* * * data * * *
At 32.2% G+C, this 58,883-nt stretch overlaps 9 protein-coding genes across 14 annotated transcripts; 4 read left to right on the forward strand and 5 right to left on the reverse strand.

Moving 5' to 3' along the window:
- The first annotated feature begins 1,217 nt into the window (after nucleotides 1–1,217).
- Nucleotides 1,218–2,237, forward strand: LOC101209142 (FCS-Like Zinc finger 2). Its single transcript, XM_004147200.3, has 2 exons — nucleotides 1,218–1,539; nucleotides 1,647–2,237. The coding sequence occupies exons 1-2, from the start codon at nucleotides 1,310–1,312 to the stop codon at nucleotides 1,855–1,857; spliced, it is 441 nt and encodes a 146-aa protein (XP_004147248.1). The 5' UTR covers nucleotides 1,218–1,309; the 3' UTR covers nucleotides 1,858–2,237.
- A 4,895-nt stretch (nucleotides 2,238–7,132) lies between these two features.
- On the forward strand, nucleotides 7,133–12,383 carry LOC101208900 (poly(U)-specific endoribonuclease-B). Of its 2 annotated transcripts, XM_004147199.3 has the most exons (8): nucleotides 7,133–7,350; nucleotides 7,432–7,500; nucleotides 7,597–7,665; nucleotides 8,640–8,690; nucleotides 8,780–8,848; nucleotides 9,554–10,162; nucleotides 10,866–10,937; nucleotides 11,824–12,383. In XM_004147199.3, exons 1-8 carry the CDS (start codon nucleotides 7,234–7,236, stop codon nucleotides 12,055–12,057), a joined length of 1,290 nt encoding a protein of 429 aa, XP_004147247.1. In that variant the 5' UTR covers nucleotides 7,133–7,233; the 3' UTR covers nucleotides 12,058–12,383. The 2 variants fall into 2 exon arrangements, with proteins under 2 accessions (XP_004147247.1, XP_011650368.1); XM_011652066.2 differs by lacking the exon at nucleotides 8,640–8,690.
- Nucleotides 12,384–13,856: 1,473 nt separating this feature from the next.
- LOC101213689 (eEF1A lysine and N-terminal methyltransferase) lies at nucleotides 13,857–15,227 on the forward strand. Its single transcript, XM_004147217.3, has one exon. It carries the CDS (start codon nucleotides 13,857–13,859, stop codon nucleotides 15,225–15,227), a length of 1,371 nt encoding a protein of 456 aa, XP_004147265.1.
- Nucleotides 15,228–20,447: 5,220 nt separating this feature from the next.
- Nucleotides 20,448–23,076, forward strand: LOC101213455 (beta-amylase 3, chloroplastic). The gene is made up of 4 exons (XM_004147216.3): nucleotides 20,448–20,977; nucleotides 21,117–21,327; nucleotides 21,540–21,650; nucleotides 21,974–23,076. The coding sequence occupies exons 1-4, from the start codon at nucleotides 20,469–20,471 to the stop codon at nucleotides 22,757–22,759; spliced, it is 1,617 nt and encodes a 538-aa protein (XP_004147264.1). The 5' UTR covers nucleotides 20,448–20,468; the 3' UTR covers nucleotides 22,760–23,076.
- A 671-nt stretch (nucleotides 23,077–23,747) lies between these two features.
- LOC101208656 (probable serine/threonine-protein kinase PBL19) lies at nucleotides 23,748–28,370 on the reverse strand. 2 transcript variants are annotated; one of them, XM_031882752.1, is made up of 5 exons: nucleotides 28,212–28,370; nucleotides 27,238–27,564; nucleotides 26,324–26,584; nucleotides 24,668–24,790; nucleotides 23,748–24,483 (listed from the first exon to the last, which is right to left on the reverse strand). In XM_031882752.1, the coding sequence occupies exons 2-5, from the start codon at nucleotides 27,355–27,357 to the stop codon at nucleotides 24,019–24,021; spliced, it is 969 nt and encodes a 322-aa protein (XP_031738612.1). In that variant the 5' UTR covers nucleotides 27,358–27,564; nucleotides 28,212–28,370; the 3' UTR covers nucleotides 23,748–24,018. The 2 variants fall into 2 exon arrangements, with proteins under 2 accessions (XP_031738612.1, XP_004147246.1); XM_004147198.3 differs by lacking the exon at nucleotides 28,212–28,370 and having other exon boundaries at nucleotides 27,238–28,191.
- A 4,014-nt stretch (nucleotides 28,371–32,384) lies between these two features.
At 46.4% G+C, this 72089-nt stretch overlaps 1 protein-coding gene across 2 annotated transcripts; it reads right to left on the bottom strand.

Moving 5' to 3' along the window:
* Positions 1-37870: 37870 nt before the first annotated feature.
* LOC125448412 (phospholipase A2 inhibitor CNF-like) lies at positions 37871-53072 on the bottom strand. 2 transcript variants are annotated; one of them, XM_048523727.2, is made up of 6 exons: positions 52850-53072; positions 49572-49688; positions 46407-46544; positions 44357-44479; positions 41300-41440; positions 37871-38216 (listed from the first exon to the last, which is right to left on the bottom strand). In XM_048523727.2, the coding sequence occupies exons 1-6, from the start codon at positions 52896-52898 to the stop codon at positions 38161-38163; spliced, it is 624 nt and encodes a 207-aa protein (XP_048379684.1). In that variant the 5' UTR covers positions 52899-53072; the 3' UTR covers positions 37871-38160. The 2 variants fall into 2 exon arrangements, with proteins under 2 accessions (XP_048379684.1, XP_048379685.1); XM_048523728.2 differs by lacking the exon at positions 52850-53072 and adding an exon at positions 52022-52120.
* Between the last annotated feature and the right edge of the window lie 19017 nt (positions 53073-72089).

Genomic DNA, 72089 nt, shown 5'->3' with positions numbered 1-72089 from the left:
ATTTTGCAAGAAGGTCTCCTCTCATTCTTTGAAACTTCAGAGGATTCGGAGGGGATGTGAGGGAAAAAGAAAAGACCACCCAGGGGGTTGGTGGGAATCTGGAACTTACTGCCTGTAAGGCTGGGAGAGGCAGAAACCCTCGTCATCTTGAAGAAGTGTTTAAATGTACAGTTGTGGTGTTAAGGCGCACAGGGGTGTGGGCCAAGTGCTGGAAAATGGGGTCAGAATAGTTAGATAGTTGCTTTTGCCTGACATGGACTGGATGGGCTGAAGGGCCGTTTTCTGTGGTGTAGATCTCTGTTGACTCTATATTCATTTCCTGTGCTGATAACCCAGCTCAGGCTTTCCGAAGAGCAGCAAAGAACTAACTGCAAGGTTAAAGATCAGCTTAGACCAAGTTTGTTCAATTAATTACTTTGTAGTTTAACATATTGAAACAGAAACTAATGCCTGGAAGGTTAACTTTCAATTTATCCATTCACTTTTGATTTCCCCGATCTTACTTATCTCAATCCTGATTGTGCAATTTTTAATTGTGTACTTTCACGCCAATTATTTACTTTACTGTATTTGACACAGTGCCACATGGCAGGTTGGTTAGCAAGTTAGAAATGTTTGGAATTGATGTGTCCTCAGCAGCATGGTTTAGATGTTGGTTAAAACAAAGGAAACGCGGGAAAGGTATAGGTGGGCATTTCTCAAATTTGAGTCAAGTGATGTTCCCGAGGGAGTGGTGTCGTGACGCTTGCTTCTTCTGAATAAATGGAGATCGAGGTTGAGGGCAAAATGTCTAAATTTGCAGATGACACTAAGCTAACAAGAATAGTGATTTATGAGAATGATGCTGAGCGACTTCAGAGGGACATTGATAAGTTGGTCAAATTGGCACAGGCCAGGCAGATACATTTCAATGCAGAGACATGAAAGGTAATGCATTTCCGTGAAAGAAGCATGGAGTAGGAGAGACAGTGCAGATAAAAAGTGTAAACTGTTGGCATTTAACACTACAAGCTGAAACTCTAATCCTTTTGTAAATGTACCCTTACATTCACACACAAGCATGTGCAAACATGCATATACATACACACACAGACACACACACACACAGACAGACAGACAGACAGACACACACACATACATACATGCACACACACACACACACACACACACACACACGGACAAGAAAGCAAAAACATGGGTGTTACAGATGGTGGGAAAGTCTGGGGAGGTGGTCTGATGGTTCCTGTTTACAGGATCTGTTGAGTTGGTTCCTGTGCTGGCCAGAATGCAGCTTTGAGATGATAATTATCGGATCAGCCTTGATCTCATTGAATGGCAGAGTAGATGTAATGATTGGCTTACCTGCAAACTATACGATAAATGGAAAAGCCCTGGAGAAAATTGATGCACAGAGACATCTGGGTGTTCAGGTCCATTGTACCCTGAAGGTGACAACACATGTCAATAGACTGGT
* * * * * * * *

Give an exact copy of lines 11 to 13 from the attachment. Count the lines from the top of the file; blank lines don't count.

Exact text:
- A 671-nt stretch (nucleotides 23,077–23,747) lies between these two features.
- LOC101208656 (probable serine/threonine-protein kinase PBL19) lies at nucleotides 23,748–28,370 on the reverse strand. 2 transcript variants are annotated; one of them, XM_031882752.1, is made up of 5 exons: nucleotides 28,212–28,370; nucleotides 27,238–27,564; nucleotides 26,324–26,584; nucleotides 24,668–24,790; nucleotides 23,748–24,483 (listed from the first exon to the last, which is right to left on the reverse strand). In XM_031882752.1, the coding sequence occupies exons 2-5, from the start codon at nucleotides 27,355–27,357 to the stop codon at nucleotides 24,019–24,021; spliced, it is 969 nt and encodes a 322-aa protein (XP_031738612.1). In that variant the 5' UTR covers nucleotides 27,358–27,564; nucleotides 28,212–28,370; the 3' UTR covers nucleotides 23,748–24,018. The 2 variants fall into 2 exon arrangements, with proteins under 2 accessions (XP_031738612.1, XP_004147246.1); XM_004147198.3 differs by lacking the exon at nucleotides 28,212–28,370 and having other exon boundaries at nucleotides 27,238–28,191.
- A 4,014-nt stretch (nucleotides 28,371–32,384) lies between these two features.